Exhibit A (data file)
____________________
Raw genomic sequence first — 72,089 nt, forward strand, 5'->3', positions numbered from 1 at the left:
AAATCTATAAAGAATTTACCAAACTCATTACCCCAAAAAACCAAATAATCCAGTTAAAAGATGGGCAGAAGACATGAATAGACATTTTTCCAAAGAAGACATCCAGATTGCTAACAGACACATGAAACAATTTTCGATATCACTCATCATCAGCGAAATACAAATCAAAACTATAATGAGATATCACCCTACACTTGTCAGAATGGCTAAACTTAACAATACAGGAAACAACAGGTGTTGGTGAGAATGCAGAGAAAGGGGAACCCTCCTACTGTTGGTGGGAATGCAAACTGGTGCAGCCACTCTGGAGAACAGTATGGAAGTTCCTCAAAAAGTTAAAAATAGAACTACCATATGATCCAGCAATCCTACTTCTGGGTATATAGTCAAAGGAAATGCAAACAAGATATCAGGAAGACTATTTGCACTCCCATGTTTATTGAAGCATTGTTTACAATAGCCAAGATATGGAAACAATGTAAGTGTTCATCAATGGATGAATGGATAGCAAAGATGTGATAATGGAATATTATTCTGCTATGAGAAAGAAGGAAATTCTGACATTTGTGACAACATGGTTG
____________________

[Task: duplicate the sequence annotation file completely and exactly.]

Raw genomic sequence first — 72,089 nt, forward strand, 5'->3', positions numbered from 1 at the left:
AAATCTATAAAGAATTTACCAAACTCATTACCCCAAAAAACCAAATAATCCAGTTAAAAGATGGGCAGAAGACATGAATAGACATTTTTCCAAAGAAGACATCCAGATTGCTAACAGACACATGAAACAATTTTCGATATCACTCATCATCAGCGAAATACAAATCAAAACTATAATGAGATATCACCCTACACTTGTCAGAATGGCTAAACTTAACAATACAGGAAACAACAGGTGTTGGTGAGAATGCAGAGAAAGGGGAACCCTCCTACTGTTGGTGGGAATGCAAACTGGTGCAGCCACTCTGGAGAACAGTATGGAAGTTCCTCAAAAAGTTAAAAATAGAACTACCATATGATCCAGCAATCCTACTTCTGGGTATATAGTCAAAGGAAATGCAAACAAGATATCAGGAAGACTATTTGCACTCCCATGTTTATTGAAGCATTGTTTACAATAGCCAAGATATGGAAACAATGTAAGTGTTCATCAATGGATGAATGGATAGCAAAGATGTGATAATGGAATATTATTCTGCTATGAGAAAGAAGGAAATTCTGACATTTGTGACAACATGGTTG